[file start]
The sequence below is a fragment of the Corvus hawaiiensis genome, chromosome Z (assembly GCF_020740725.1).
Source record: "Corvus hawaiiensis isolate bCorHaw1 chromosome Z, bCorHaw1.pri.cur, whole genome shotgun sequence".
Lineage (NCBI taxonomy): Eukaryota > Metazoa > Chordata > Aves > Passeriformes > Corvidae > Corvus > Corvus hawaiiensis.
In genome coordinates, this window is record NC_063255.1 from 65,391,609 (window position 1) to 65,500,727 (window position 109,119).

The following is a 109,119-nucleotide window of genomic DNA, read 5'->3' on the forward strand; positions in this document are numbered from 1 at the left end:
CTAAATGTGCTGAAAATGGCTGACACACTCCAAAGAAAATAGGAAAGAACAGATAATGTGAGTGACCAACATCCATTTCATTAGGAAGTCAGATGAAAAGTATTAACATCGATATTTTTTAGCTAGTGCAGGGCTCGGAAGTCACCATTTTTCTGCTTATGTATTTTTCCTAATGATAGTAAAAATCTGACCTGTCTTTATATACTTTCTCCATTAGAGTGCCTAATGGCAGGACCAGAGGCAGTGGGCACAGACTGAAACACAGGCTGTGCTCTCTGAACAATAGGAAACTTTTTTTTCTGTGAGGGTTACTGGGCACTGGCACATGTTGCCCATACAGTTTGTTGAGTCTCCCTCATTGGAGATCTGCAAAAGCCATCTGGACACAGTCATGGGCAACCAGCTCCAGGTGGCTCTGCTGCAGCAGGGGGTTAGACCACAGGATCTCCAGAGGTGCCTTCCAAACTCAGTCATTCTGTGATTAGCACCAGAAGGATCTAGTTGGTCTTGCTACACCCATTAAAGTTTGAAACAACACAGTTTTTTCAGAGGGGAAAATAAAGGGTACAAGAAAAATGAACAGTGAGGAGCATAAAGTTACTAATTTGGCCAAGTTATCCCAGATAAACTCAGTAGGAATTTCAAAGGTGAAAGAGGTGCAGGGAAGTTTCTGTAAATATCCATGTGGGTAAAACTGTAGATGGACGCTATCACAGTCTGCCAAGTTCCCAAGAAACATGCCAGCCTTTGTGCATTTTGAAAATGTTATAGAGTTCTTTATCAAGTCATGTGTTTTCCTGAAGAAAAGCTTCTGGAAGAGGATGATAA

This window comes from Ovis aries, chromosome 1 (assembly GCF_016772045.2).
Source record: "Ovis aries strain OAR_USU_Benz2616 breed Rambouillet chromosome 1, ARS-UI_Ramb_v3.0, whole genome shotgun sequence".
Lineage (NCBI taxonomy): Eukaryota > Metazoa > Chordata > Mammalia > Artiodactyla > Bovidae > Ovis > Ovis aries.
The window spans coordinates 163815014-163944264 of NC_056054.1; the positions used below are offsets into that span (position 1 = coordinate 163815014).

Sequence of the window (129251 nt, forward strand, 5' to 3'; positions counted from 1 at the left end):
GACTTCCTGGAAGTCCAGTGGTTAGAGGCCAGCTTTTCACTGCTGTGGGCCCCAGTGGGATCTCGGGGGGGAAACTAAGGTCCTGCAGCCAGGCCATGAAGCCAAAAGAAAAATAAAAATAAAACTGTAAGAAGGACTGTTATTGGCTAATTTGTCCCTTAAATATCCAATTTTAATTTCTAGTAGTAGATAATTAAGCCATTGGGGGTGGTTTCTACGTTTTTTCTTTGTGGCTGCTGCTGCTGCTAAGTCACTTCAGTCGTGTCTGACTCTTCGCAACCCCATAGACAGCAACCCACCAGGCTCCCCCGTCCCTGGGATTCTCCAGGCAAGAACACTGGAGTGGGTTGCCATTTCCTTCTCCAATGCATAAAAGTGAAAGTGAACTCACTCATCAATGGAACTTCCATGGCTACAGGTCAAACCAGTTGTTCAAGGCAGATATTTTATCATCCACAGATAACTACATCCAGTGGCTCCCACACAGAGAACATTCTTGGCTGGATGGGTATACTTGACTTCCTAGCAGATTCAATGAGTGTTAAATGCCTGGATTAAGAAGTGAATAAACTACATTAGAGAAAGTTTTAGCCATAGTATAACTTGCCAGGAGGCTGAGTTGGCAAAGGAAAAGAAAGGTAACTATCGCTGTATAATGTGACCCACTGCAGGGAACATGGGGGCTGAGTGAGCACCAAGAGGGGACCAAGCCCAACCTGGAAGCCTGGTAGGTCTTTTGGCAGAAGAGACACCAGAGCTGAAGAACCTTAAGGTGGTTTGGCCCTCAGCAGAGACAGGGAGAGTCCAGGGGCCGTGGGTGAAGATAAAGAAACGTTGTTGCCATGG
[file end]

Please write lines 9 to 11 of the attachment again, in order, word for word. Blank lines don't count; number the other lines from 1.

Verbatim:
Lineage (NCBI taxonomy): Eukaryota > Metazoa > Chordata > Mammalia > Artiodactyla > Bovidae > Ovis > Ovis aries.
The window spans coordinates 163815014-163944264 of NC_056054.1; the positions used below are offsets into that span (position 1 = coordinate 163815014).

Sequence of the window (129251 nt, forward strand, 5' to 3'; positions counted from 1 at the left end):